Water For Life – Forest Reserve Initiative

Volunteers from all walks of life preserving the forest one tree at a time

Coca-Cola and the local community gives a green boost to Ayer Hitam Forest Reserve

The Ayer Hitam Forest Reserve (AHFR) in the district of Muar covers 3,797 hectares and is home to the only remaining peat swamp forest in Johor. The forest reserve faces challenges created by unsustainable water management practices by agriculture activities in the surrounding plantations and estates where some areas have been drained to lower the water table, which directly impacts the water table of the peat swamp forest itself making it very vulnerable to forest fires as seen in two major fires back in 2014.

Recently, 100 volunteers from Coca-Cola Malaysia and the Ayer Hitam community worked together to help regenerate a section at the northwest area of AHFR damaged by the fires by planting local species such as Kelat Paya (Syzygium campanulatum), bringing the total number of trees planted to date to 700.

An indigenous flowering species was purposely selected as it will attract birds to reintroduce flora and fauna to the degraded area, its roots will also help lock in water and help prevent soil erosion.

The community tree planting activity is one of many efforts under the “Water For Life” programme by The Coca-Cola Company and Yayasan Kemanusiaan Muslim Aid Malaysia (Muslim Aid) which aims to rehabilitate selected areas of the forest reserve through hydrological approaches and tree planting initiatives.

The “Water For Life” programme is supported by the Forest Research Institute Malaysia (FRIM) and Johor State Forestry Department who provides the technical advice, forest survey, restoration and rehabilitation work and all efforts have received a positive response by the local community.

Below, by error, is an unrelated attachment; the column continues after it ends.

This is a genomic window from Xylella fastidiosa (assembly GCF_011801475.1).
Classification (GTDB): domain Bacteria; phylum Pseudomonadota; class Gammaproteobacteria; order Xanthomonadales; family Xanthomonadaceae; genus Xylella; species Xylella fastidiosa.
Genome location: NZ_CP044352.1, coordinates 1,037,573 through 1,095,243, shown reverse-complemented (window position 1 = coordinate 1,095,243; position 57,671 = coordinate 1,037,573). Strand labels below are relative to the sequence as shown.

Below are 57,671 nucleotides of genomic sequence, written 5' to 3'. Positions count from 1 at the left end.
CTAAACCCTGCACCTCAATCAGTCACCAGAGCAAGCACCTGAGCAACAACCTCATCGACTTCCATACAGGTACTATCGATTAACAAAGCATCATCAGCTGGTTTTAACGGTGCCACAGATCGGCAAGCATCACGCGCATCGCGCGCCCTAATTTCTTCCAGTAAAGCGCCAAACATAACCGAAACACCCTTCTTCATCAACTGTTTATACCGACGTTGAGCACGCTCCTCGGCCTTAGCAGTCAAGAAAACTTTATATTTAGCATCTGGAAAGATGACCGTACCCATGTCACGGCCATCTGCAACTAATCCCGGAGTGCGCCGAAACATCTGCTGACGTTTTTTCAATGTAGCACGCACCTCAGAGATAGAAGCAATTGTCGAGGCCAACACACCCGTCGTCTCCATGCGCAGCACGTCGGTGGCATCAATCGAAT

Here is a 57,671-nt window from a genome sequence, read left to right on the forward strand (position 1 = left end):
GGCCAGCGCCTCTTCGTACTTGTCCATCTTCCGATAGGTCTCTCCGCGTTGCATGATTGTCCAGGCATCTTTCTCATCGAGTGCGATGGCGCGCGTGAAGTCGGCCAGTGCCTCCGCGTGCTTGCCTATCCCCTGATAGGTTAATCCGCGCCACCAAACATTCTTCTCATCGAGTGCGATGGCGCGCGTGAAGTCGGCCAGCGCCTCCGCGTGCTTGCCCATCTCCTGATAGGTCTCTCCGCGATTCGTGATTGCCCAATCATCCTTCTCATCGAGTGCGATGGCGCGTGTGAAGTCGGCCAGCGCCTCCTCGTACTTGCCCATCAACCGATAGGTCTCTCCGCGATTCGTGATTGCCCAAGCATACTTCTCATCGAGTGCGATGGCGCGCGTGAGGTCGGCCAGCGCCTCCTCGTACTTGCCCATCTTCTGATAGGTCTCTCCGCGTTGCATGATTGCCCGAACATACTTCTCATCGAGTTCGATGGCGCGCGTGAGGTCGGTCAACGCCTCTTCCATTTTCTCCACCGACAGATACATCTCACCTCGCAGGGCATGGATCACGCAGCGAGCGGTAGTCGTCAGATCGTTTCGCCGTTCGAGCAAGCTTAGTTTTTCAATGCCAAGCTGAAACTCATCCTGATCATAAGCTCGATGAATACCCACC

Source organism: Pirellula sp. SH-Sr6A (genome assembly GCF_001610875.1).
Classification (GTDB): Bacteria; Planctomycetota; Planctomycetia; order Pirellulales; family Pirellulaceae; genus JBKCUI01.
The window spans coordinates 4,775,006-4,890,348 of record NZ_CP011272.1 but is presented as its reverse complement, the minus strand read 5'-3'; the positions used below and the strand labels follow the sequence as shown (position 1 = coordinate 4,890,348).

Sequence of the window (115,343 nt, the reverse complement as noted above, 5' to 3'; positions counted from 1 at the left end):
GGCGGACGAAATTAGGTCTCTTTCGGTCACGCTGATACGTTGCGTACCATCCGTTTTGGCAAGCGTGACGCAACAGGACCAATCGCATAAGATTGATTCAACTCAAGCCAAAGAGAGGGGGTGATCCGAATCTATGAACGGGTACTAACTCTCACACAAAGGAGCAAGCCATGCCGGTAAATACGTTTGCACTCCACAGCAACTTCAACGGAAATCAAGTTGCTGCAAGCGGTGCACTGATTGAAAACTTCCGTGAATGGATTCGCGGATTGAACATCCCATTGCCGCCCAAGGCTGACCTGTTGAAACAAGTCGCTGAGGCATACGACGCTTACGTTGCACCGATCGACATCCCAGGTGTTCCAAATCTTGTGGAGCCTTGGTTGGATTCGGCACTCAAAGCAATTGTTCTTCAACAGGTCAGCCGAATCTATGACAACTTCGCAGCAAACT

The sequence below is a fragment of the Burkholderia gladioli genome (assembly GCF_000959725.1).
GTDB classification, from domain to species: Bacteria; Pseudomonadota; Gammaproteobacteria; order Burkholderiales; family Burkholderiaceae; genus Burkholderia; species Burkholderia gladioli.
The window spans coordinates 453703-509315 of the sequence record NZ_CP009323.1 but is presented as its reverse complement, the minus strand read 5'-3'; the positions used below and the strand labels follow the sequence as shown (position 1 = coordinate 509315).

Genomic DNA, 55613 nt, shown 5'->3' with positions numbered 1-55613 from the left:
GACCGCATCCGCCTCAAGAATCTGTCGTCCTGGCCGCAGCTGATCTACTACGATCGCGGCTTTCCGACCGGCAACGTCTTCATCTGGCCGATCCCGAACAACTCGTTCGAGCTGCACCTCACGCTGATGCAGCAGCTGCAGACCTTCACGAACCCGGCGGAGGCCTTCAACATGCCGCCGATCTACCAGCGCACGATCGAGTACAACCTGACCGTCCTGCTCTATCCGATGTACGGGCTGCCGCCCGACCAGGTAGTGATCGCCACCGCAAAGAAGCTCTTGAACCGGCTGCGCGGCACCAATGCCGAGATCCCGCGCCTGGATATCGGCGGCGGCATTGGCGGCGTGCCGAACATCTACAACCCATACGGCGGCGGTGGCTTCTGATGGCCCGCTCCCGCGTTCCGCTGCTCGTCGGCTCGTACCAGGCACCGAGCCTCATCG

“The soil of a peat swamp forest has a sponge-like characteristic with the capacity to absorb a large volume of water. During the wet season, the soil absorbs and stores rainwater which delays the flow downstream and keeps the area from flooding while during the period with less rainfall, the forest will maintain the ground water table by the slow release of water to the surrounding area. This balance is threatened by excess draining of ground water and leaves the peat swamp forest vulnerable to fires especially during the dry season,” said Dr Ismail Parlan, Head of Natural Forest Program, FRIM.

To retain water in the peat level further and reduce the risk of forest fires, two dams have been constructed to prevent water from flowing out where an annual total of 2.29 billion litres of water has been retained in the forest since these check dams have been built.

The programme is funded by The Coca-Cola Foundation where a grant of over RM1 million was awarded to Muslim Aid since 2015. “Peat swamp forests are an important part of the ecosystem and because of the degradation in this area, water replenishment is an important part of its conservation that Coca-Cola is hoping to achieve,” said Coca-Cola Malaysia’s Public Affairs and Communications Director, Kadri Taib.